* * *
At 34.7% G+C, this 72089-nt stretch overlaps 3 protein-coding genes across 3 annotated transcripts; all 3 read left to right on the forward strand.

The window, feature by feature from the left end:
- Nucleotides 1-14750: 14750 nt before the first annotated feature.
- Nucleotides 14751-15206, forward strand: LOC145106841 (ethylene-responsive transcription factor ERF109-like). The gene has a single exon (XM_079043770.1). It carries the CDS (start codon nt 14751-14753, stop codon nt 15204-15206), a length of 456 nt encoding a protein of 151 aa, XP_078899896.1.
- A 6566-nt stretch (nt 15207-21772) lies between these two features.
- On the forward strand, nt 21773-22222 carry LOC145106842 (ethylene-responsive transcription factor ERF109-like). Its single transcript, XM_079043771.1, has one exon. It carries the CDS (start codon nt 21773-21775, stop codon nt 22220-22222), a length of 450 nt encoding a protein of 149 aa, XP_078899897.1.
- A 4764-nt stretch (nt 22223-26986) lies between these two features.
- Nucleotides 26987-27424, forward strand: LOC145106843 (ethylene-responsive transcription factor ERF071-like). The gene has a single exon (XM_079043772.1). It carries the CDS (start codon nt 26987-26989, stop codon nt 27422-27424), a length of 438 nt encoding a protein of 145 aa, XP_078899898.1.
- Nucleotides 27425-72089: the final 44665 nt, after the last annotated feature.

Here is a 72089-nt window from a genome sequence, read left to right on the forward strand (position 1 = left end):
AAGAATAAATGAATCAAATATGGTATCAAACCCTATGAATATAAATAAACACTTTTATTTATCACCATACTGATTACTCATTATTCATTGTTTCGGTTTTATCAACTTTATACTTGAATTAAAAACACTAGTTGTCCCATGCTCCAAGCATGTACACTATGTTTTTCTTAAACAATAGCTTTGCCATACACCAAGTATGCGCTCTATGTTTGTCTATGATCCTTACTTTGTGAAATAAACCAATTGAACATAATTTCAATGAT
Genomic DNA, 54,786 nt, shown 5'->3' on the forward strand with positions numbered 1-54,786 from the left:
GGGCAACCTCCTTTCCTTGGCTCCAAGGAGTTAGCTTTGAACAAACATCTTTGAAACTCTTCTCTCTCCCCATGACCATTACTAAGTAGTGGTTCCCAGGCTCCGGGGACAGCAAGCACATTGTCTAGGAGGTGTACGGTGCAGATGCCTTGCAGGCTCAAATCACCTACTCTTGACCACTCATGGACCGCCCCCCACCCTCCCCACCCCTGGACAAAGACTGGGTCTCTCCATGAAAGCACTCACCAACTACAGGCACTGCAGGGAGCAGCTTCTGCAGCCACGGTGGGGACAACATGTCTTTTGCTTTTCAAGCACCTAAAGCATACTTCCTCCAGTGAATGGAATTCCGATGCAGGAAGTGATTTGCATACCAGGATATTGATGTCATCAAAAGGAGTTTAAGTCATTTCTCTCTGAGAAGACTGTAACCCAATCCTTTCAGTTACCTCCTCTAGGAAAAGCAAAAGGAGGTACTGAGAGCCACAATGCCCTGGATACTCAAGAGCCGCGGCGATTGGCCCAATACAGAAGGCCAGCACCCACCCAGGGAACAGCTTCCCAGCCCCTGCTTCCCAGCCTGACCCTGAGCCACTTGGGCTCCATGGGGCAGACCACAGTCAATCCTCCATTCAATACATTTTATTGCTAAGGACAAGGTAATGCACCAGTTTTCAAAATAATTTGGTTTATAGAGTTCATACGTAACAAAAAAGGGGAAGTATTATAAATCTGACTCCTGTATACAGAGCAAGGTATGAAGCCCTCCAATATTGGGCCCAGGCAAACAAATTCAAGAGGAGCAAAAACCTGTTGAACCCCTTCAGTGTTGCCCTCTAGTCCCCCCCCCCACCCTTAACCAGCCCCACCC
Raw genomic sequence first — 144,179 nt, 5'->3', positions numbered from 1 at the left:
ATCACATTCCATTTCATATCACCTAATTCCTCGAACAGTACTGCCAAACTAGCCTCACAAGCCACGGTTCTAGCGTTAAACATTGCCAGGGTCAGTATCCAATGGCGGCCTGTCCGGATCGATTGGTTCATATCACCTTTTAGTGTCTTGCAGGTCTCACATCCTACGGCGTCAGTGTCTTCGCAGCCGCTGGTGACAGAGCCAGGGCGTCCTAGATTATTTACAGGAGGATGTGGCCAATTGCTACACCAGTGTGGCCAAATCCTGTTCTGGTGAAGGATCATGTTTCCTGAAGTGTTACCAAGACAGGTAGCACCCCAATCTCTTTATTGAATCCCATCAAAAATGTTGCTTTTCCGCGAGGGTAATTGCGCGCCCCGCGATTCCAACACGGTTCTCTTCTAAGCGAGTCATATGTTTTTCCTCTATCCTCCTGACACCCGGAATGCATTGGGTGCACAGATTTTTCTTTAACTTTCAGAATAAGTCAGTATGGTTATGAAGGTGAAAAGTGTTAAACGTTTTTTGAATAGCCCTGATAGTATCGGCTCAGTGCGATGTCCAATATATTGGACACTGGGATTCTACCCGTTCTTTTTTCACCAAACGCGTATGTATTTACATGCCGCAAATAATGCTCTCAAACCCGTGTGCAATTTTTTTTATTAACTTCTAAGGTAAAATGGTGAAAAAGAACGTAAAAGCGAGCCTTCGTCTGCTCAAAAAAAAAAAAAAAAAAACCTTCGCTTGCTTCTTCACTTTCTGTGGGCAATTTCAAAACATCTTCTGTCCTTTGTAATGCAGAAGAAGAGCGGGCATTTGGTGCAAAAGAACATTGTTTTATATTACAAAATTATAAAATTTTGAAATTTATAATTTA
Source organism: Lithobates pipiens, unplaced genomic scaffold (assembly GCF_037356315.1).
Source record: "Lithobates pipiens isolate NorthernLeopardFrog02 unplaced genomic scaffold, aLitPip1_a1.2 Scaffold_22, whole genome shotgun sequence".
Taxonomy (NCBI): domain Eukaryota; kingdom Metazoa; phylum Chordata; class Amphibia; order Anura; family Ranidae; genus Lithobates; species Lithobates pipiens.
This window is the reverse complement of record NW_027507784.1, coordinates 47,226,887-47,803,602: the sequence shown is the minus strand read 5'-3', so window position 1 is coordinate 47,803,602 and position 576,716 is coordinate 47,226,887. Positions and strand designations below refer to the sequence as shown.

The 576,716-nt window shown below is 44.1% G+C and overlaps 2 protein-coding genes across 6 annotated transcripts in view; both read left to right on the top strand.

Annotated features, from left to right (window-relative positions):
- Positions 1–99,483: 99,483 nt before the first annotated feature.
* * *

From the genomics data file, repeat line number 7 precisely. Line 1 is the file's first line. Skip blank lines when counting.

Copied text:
- A 4764-nt stretch (nt 22223-26986) lies between these two features.